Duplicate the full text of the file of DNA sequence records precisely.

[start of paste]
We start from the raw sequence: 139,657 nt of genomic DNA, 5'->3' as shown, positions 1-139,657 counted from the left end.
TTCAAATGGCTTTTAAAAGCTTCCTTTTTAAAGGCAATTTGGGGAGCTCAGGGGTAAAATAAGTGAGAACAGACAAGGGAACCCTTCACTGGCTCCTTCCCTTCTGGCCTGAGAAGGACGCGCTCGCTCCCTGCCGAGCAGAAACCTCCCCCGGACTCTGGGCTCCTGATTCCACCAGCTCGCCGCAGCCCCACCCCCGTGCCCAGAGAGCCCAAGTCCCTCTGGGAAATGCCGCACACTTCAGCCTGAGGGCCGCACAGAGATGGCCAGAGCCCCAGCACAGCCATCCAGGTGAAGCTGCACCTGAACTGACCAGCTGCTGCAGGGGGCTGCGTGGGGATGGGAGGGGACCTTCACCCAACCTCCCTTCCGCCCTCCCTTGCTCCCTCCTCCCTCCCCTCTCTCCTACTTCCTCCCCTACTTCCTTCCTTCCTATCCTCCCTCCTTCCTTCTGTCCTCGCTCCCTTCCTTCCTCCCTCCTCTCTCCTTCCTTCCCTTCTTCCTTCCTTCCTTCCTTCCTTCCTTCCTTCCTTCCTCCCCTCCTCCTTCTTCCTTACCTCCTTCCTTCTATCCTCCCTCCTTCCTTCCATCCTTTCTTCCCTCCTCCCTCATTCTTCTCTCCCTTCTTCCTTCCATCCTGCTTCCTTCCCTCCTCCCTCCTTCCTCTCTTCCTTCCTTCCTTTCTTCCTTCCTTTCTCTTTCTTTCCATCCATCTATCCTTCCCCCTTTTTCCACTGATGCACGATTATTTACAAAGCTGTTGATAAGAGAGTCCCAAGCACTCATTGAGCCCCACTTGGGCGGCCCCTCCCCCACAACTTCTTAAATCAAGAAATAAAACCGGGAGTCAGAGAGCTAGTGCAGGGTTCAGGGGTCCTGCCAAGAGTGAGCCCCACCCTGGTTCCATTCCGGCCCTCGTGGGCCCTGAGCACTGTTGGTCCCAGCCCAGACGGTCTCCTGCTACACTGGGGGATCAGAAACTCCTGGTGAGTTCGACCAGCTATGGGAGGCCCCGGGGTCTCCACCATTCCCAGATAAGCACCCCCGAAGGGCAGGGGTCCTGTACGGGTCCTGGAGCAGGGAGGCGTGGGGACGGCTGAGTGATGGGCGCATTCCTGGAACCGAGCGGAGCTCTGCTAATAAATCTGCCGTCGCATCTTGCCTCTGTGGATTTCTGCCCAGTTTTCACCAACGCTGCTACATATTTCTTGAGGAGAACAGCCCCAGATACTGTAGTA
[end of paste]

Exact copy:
We start from the raw sequence: 139,657 nt of genomic DNA, 5'->3' as shown, positions 1-139,657 counted from the left end.
TTCAAATGGCTTTTAAAAGCTTCCTTTTTAAAGGCAATTTGGGGAGCTCAGGGGTAAAATAAGTGAGAACAGACAAGGGAACCCTTCACTGGCTCCTTCCCTTCTGGCCTGAGAAGGACGCGCTCGCTCCCTGCCGAGCAGAAACCTCCCCCGGACTCTGGGCTCCTGATTCCACCAGCTCGCCGCAGCCCCACCCCCGTGCCCAGAGAGCCCAAGTCCCTCTGGGAAATGCCGCACACTTCAGCCTGAGGGCCGCACAGAGATGGCCAGAGCCCCAGCACAGCCATCCAGGTGAAGCTGCACCTGAACTGACCAGCTGCTGCAGGGGGCTGCGTGGGGATGGGAGGGGACCTTCACCCAACCTCCCTTCCGCCCTCCCTTGCTCCCTCCTCCCTCCCCTCTCTCCTACTTCCTCCCCTACTTCCTTCCTTCCTATCCTCCCTCCTTCCTTCTGTCCTCGCTCCCTTCCTTCCTCCCTCCTCTCTCCTTCCTTCCCTTCTTCCTTCCTTCCTTCCTTCCTTCCTTCCTTCCTTCCTCCCCTCCTCCTTCTTCCTTACCTCCTTCCTTCTATCCTCCCTCCTTCCTTCCATCCTTTCTTCCCTCCTCCCTCATTCTTCTCTCCCTTCTTCCTTCCATCCTGCTTCCTTCCCTCCTCCCTCCTTCCTCTCTTCCTTCCTTCCTTTCTTCCTTCCTTTCTCTTTCTTTCCATCCATCTATCCTTCCCCCTTTTTCCACTGATGCACGATTATTTACAAAGCTGTTGATAAGAGAGTCCCAAGCACTCATTGAGCCCCACTTGGGCGGCCCCTCCCCCACAACTTCTTAAATCAAGAAATAAAACCGGGAGTCAGAGAGCTAGTGCAGGGTTCAGGGGTCCTGCCAAGAGTGAGCCCCACCCTGGTTCCATTCCGGCCCTCGTGGGCCCTGAGCACTGTTGGTCCCAGCCCAGACGGTCTCCTGCTACACTGGGGGATCAGAAACTCCTGGTGAGTTCGACCAGCTATGGGAGGCCCCGGGGTCTCCACCATTCCCAGATAAGCACCCCCGAAGGGCAGGGGTCCTGTACGGGTCCTGGAGCAGGGAGGCGTGGGGACGGCTGAGTGATGGGCGCATTCCTGGAACCGAGCGGAGCTCTGCTAATAAATCTGCCGTCGCATCTTGCCTCTGTGGATTTCTGCCCAGTTTTCACCAACGCTGCTACATATTTCTTGAGGAGAACAGCCCCAGATACTGTAGTA